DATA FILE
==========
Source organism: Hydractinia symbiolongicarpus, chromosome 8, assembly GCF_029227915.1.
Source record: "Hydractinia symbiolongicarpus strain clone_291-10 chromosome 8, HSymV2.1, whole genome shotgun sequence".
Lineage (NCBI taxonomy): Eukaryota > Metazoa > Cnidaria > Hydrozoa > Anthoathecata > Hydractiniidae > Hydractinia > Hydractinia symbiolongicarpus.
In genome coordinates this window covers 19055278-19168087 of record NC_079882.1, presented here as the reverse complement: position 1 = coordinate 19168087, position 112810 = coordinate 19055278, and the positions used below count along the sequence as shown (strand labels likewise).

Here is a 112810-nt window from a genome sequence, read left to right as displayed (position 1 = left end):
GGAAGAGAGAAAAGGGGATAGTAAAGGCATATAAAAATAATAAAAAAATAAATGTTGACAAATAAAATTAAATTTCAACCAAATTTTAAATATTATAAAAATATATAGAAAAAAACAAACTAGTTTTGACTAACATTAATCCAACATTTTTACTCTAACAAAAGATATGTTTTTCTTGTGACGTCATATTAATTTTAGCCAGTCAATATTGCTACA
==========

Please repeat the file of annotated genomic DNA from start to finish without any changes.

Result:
Source organism: Hydractinia symbiolongicarpus, chromosome 8, assembly GCF_029227915.1.
Source record: "Hydractinia symbiolongicarpus strain clone_291-10 chromosome 8, HSymV2.1, whole genome shotgun sequence".
Lineage (NCBI taxonomy): Eukaryota > Metazoa > Cnidaria > Hydrozoa > Anthoathecata > Hydractiniidae > Hydractinia > Hydractinia symbiolongicarpus.
In genome coordinates this window covers 19055278-19168087 of record NC_079882.1, presented here as the reverse complement: position 1 = coordinate 19168087, position 112810 = coordinate 19055278, and the positions used below count along the sequence as shown (strand labels likewise).

Here is a 112810-nt window from a genome sequence, read left to right as displayed (position 1 = left end):
GGAAGAGAGAAAAGGGGATAGTAAAGGCATATAAAAATAATAAAAAAATAAATGTTGACAAATAAAATTAAATTTCAACCAAATTTTAAATATTATAAAAATATATAGAAAAAAACAAACTAGTTTTGACTAACATTAATCCAACATTTTTACTCTAACAAAAGATATGTTTTTCTTGTGACGTCATATTAATTTTAGCCAGTCAATATTGCTACA